The slow march that has been the implementation of the IORP directive in Ireland has been the subject of many a recent webinar and article – indeed with a number here in the FM Report. The Pensions Authority recently published the Codes of Practice for Trustees, which is to complement the primary text of the directive and can perhaps be seen as a ‘playbook’ for practitioners in the industry. The bar in terms of trustee requirements and obligations is certainly being raised and the industry looks set to continue the inexorable shift towards Master Trusts or a Group PRSA arrangement, as the landscape for smaller schemes and one-man arrangements continues to be eroded by increasing scheme regulatory complexity and cost. The purpose of this piece is to look at some of the investment related points in the draft codes and hopefully provide some further insight into the implications of the information included in Chapter 4 of the Codes. Ultimately the Codes of Practice for Trustees aims to put a greater focus on the standards of pensions management. The full impact remains to be seen but here are some of the actions you can begin to implement now to demonstrate compliance.
Improve record retention
One point that is clear, is that going forward there will be a requirement for a lot more record keeping in relation to investment selection, governance, and ongoing oversight. Much of the work in this area is already being done, but perhaps not to the level of formality indicated by the new Codes of Practice for Trustees. A common theme evident throughout the consultation period was the concerns surrounding proportionality and the risk of duplication. This is also true in respect to investments with the new ‘Statement of Investment Governance’ a clear example. Just to note, this does not replace the existing Statement of Investment Policy Principles (SIPP) and is a distinct and separate requirement.
Included in new ‘Statement of Investment Governance’ will be items such as:
- Investment objectives
- Number of fund choices
- Risk tolerance applicable to each choice
- Consideration given to ESG factors
Whilst the ESG consideration under IORP II, is distinct to any classification under SFDR, it would certainly be prudent to consider both aspects simultaneously.
Regular reviews and potential pitfalls
One interesting aspect is the concept of investment manager review frequency, including ‘under what circumstances would they be subjected to an immediate review’. I think it will be important that such guidelines don’t leave trustees susceptible to a knee jerk reaction as a result of market shocks. The history of investment markets is littered with examples of when doing nothing was a perfectly acceptable, and indeed preferable, course of action.
The potential for increased duplication
The concept of potential duplication rears its head once again under the heading of ‘investment contracts’ which appears to cover many of the same topics in the aforementioned Statement of Investment Governance. Viewed through the lens of an insured arrangement it could be argued that much of the requirements in this particular piece are already covered by existing contractual and trusteeship instruments.
Selecting an appropriate benchmark
The concept of benchmarking is mentioned a number of times in the codes and is also directly addressed in the Pension Authority’s response to the consultation submissions. Several submissions recommended the concept of peer group averages and reference benchmarks as opposed to absolute quantitative risk and return metrics. The Authority notes that such an approach ‘creates the risk of encouraging herd behaviour’. Again, this seems like a logical approach for larger schemes with economies of scale and significant in-house expertise. For those of a smaller scale, comparing the chosen investment fund with the direct alternatives available in the marketplace would appear to be a much more practical, and indeed logical approach. It remains to be seen how trustees will implement some of the proposals in respect to performance evaluation. The idea of assigning expected return values to funds and asset classes on an ‘ex-ante’ basis is open to justified criticism.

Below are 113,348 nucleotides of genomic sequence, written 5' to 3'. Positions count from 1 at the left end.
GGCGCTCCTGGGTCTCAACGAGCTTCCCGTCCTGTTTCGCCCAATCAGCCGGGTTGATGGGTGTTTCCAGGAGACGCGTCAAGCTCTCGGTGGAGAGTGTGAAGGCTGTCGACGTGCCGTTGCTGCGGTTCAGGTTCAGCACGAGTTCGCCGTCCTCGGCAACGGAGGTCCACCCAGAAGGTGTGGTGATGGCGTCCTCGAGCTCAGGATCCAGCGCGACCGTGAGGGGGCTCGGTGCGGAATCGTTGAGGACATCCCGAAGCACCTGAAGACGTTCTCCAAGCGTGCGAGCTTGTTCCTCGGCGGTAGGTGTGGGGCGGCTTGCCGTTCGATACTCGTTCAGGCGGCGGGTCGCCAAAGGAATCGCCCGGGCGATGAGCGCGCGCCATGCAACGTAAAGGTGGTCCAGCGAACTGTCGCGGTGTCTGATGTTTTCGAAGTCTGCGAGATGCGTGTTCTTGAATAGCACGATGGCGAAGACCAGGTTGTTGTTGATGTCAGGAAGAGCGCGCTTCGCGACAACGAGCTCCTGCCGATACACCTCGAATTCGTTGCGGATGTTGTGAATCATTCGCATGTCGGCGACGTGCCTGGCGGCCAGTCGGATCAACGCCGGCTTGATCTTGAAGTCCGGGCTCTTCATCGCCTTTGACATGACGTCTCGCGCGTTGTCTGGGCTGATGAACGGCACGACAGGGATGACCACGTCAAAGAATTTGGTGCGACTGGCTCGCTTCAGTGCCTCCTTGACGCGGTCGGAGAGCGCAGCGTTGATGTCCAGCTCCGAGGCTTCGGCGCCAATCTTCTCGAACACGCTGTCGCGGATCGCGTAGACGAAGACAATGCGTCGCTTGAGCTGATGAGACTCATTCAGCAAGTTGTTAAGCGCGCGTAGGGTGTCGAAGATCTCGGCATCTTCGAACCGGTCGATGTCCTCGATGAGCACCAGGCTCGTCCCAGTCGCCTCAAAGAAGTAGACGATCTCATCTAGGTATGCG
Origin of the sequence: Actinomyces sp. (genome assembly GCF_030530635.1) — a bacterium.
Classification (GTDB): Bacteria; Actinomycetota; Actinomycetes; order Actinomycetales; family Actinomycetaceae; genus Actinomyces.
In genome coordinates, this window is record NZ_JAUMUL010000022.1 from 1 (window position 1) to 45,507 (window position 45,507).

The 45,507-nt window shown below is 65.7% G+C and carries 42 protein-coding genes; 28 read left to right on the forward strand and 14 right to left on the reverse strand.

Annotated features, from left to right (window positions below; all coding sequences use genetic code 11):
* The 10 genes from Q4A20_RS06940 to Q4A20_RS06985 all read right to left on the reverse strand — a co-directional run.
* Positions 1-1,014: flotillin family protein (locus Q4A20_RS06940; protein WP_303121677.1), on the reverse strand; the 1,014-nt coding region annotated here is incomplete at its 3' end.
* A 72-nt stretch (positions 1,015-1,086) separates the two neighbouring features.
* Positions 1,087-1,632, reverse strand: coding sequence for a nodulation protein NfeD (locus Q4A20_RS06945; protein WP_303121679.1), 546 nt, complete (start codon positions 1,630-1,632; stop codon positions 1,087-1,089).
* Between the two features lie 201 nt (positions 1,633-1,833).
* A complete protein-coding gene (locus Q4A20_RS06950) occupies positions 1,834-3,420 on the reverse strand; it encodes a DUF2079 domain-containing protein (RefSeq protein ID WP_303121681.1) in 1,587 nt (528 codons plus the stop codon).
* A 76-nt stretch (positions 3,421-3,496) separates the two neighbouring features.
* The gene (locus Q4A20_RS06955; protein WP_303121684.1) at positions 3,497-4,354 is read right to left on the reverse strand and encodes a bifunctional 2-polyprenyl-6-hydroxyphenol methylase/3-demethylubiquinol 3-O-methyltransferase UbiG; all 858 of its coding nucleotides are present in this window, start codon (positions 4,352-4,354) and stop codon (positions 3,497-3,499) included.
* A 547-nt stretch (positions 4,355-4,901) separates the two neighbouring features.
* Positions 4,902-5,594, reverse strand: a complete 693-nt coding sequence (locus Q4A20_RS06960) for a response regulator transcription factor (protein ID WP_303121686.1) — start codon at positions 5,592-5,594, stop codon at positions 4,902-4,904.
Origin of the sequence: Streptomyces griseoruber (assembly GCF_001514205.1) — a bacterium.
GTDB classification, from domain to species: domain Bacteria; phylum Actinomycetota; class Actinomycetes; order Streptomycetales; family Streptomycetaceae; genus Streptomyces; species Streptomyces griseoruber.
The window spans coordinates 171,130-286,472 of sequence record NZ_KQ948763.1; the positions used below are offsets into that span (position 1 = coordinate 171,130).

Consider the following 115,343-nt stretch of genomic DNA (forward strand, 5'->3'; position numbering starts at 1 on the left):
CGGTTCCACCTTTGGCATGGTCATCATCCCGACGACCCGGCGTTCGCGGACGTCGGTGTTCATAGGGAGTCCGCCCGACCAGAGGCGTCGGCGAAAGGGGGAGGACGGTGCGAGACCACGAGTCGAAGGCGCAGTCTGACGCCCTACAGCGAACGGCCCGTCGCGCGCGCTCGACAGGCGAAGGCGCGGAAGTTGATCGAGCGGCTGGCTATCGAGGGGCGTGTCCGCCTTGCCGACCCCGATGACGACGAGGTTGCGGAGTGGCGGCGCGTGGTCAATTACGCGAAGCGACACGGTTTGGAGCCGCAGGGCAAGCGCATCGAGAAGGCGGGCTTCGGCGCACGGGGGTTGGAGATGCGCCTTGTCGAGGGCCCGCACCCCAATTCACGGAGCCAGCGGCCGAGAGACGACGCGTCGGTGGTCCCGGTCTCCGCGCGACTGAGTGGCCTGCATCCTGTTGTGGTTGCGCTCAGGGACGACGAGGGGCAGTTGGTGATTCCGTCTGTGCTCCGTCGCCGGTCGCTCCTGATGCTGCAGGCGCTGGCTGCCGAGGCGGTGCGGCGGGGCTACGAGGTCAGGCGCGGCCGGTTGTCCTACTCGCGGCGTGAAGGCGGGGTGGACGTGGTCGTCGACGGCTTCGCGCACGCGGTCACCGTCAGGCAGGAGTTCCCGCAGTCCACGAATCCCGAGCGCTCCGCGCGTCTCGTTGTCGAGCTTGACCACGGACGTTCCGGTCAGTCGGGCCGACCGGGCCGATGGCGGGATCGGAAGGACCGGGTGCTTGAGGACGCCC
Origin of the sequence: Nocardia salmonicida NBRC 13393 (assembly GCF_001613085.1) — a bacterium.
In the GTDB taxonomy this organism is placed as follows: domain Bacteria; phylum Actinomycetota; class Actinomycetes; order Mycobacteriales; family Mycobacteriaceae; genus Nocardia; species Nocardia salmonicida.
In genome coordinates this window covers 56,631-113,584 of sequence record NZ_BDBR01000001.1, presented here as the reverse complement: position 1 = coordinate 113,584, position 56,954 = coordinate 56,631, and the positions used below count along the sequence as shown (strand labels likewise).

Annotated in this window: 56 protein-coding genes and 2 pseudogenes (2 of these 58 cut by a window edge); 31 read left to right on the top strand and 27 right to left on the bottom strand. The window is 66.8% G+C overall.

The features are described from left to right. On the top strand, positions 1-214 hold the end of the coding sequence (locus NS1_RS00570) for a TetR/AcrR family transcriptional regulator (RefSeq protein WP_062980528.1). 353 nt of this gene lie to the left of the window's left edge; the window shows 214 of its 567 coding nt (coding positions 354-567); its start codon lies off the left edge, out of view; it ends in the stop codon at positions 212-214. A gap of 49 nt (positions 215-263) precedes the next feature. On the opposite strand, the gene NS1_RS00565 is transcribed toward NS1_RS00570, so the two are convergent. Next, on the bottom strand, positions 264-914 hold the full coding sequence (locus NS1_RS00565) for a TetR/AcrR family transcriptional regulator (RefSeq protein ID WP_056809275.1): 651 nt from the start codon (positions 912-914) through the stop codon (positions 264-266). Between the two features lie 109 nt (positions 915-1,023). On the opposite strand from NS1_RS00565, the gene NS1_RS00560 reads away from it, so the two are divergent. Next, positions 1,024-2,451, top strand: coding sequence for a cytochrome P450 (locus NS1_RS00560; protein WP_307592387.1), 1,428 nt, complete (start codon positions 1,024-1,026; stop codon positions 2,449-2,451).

Establishing an Investment Committee
We have spoken on these pages previously in relation to the concept of an Investment Committee and some of the regulatory ‘push’ the industry is experiencing is creating these in all but name. In terms of next steps, it is prudent for all advisors and trustees to familiarise themselves with the codes in their entirety. Overall, there are potentially at least a dozen new policies or statements to be constructed across all the main areas and the initial work for trustees and advisors will be significant.
Whilst the codes are indeed prescriptive, the Pensions Authority do note that they are looking to implement a minimum standard for the processes in which decisions are made, but not necessarily appraise the decisions themselves. I think this remains an important point for trustees and ultimately their advisors. ‘Paralysis by analysis’ is not the aim here, and it should not be the outcome. Trustees and advisors who have always made good decisions, within a good governance framework will continue to do so.
Principles and Practicalities
The practical implications of the codes of practice will become more apparent in the coming weeks and months, and there is sure to be some unintended consequences for advisors, trustees, and ultimately scheme members. However, at the very least it should serve as a ‘call to action’ in the marketplace with a significant amount of work and resources needed in order for pension schemes and their trustees to fully comply.
Author: Ian Slattery is an Investment Consultant with Zurich Life. Information about investing with Zurich can be found at https://www.zurich.ie/savings-and-investments/
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